Yeah, the greens of the foliage below her and around her as well. I felt that those three colors worked really nicely together and actually made this image stand out a lot more as well. I also like to subdue my background sometimes. You can actually see that in this case where the background is subdued and the real highlight is really just on the model and the subject as she wanders in the scene. That's where I wanted the viewer's eye to go. The photo after that is one that I took in L.A. and this shows an example of triadic color toning. I've got the purples in. I've put the reds in her kind of hair and also the shade of kind of red hinted in the tail. We've got the blues of the water and then we've got the orange in the sky. Those three work really nicely together I feel.
Now, did this happen as you were shooting or did you manipulate anything on this?
This was manipulated in post. Yes, so I mean, I kinda of had a feeling that the orange and the blue would go very beautifully together, which is why I paired the blue with the-- The blue of the dress with the orange of the skirt, the tail. But I also picked the blue because it connected with the water. And then the red headpiece or orange red headpiece connected with her hair and the tail as well as the sky, 'cause we were still shooting in the sunset. I did amplify the sky a little bit more as well because in post production you have that control. You have the control of the shades that you choose. You can really push and pull them.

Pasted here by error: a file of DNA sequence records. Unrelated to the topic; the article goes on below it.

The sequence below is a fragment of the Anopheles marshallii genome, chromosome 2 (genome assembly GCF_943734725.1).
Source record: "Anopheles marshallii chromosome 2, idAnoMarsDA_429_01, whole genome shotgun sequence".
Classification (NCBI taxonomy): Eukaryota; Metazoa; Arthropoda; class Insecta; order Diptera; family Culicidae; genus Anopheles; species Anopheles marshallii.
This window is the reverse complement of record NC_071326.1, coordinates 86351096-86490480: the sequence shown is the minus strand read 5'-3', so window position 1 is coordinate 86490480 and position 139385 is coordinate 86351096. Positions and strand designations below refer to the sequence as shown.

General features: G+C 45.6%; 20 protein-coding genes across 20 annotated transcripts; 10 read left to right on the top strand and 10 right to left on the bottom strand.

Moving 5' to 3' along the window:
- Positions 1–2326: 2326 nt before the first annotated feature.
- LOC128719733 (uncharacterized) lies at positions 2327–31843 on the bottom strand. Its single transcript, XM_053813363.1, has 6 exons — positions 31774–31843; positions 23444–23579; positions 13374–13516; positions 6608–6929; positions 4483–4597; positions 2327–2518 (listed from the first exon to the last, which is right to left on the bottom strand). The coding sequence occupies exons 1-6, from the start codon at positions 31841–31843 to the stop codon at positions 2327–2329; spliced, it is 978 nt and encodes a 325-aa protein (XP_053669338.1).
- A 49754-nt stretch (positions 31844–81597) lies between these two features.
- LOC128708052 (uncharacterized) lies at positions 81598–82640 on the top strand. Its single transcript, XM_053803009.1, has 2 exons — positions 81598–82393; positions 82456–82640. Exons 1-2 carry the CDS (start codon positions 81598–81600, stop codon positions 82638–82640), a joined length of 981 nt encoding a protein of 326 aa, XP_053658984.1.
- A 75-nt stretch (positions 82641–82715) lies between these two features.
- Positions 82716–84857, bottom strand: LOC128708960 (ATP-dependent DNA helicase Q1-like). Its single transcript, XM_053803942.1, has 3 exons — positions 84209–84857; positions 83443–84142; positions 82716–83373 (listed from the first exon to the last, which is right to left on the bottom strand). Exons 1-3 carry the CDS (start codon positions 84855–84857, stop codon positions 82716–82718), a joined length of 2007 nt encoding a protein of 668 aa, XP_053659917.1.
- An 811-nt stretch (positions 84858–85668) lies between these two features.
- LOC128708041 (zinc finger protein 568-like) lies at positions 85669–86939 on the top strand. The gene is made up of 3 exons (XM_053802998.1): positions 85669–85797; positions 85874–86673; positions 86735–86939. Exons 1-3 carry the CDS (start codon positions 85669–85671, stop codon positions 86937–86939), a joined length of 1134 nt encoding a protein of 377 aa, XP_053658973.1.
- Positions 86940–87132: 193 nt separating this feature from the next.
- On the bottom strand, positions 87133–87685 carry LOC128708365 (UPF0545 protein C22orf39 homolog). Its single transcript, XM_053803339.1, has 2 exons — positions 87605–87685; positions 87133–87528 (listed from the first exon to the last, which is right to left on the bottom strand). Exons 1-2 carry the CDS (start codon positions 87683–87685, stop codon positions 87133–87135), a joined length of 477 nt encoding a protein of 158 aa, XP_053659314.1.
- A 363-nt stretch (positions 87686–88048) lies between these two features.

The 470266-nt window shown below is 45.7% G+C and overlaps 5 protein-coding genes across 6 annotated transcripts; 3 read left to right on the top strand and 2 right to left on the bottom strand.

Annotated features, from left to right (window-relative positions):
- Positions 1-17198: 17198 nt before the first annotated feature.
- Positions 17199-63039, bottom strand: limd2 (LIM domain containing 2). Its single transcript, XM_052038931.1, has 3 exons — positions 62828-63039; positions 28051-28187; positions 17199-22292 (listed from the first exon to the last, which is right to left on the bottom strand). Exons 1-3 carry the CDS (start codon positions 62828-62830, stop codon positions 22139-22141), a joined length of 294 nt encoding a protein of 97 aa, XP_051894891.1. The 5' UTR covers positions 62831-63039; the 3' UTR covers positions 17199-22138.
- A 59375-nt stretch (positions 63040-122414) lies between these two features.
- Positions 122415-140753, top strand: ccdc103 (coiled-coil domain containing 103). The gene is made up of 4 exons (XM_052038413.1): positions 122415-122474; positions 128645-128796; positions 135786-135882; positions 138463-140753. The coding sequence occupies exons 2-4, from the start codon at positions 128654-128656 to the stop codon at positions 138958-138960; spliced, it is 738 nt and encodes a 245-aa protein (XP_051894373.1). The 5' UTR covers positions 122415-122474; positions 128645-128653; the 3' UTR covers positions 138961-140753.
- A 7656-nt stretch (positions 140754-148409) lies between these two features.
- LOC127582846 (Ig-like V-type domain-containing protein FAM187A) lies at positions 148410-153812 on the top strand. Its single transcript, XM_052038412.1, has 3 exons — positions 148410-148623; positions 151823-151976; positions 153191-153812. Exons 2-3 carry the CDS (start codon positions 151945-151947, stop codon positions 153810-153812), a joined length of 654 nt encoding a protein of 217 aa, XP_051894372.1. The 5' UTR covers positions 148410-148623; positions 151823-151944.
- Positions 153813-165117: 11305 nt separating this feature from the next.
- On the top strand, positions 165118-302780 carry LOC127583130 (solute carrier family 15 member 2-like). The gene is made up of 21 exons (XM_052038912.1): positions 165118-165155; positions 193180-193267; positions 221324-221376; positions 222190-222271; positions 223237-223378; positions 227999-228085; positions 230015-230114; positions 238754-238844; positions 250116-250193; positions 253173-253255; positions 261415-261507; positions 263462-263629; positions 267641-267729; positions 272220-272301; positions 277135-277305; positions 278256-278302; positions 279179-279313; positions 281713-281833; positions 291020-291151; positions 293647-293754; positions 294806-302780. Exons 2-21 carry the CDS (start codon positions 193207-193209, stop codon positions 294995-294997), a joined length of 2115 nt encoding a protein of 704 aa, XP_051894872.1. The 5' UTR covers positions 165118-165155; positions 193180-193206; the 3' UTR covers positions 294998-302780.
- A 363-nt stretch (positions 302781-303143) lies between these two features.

And what's interesting is what I notice about your work especially this piece was that aside from the color palette you picked you always use neutral tones within the image to break it up as well to let these colors stand out. Like the mermaid was on a really neutral rock.
That's right, even the rock behind her is neutral and the waves have white in them and there's a little bit more white in the sky as well. It really does break up the image a little bit more. Again, it's all about balance. So, it's the same way that when you're putting a scene together with a model or any scene you always leave a balance. That's pretty much what I do with my color toning as well. If I feel like something's a little bit too strong on one end I'll just open up a new layer and calm it down a bit, and then review it and then go forward from there. The last example is tetradic.
Is that how you say it?
I think so.
I'm gonna quiz you on every one.
Tetradic I think.
It's perfect. (laughing)